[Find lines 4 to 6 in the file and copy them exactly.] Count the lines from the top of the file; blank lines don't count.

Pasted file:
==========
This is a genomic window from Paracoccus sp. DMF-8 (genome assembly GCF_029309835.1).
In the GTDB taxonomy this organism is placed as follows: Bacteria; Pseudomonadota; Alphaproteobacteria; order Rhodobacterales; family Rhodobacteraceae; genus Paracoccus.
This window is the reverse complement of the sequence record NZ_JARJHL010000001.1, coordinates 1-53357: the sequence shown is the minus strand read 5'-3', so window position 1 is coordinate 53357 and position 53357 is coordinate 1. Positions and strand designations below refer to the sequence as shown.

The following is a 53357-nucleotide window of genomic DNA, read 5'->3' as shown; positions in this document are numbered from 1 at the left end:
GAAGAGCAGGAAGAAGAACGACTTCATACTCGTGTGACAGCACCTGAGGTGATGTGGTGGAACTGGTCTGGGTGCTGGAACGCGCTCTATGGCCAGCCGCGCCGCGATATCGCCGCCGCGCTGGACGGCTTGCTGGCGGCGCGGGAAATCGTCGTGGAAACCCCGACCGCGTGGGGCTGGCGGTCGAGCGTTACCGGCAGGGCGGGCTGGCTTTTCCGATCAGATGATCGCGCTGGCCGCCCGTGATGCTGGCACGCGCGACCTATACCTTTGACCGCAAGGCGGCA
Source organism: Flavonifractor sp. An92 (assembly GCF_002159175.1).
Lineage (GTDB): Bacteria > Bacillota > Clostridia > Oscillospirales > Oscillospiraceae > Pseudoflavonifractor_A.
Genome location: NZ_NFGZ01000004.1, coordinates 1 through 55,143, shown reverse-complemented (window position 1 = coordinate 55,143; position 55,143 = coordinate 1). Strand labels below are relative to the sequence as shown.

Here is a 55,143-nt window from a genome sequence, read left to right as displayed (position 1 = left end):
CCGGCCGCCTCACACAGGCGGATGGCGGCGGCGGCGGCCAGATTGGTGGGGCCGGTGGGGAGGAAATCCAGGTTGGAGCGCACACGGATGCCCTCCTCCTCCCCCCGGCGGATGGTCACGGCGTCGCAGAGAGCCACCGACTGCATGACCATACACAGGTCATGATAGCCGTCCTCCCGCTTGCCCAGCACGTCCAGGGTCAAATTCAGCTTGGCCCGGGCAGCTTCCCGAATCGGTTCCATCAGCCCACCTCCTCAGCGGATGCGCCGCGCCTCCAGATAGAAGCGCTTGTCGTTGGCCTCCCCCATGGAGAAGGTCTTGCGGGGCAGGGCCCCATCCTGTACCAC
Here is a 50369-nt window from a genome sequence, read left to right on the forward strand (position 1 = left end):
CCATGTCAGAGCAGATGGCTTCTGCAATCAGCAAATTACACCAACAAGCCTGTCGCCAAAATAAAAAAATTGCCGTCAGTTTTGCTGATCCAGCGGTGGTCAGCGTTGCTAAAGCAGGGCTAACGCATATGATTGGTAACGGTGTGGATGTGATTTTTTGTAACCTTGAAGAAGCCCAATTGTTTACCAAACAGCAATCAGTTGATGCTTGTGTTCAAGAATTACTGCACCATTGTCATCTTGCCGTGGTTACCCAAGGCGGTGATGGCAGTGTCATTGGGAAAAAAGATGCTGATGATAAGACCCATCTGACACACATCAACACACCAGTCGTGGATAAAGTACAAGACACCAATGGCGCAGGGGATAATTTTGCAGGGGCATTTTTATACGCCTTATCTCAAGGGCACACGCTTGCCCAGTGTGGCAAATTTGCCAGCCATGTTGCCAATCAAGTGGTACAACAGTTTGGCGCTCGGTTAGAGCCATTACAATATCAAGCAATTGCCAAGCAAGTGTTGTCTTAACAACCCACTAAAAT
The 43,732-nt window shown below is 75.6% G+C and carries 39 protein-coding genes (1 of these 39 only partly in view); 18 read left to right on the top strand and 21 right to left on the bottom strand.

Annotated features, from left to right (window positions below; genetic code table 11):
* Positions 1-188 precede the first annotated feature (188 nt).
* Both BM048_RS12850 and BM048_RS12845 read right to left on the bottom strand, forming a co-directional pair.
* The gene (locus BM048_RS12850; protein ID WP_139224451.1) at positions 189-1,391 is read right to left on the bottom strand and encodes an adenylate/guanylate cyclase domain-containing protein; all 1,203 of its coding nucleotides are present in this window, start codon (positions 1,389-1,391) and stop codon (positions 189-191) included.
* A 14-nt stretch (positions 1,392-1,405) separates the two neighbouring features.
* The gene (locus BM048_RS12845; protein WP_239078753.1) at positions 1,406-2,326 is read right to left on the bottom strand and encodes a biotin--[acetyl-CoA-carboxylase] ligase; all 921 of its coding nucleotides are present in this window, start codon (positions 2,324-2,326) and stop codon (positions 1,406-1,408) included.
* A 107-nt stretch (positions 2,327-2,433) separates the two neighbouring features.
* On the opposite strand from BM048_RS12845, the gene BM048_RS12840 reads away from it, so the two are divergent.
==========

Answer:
The following is a 53357-nucleotide window of genomic DNA, read 5'->3' as shown; positions in this document are numbered from 1 at the left end:
GAAGAGCAGGAAGAAGAACGACTTCATACTCGTGTGACAGCACCTGAGGTGATGTGGTGGAACTGGTCTGGGTGCTGGAACGCGCTCTATGGCCAGCCGCGCCGCGATATCGCCGCCGCGCTGGACGGCTTGCTGGCGGCGCGGGAAATCGTCGTGGAAACCCCGACCGCGTGGGGCTGGCGGTCGAGCGTTACCGGCAGGGCGGGCTGGCTTTTCCGATCAGATGATCGCGCTGGCCGCCCGTGATGCTGGCACGCGCGACCTATACCTTTGACCGCAAGGCGGCA
Source organism: Flavonifractor sp. An92 (assembly GCF_002159175.1).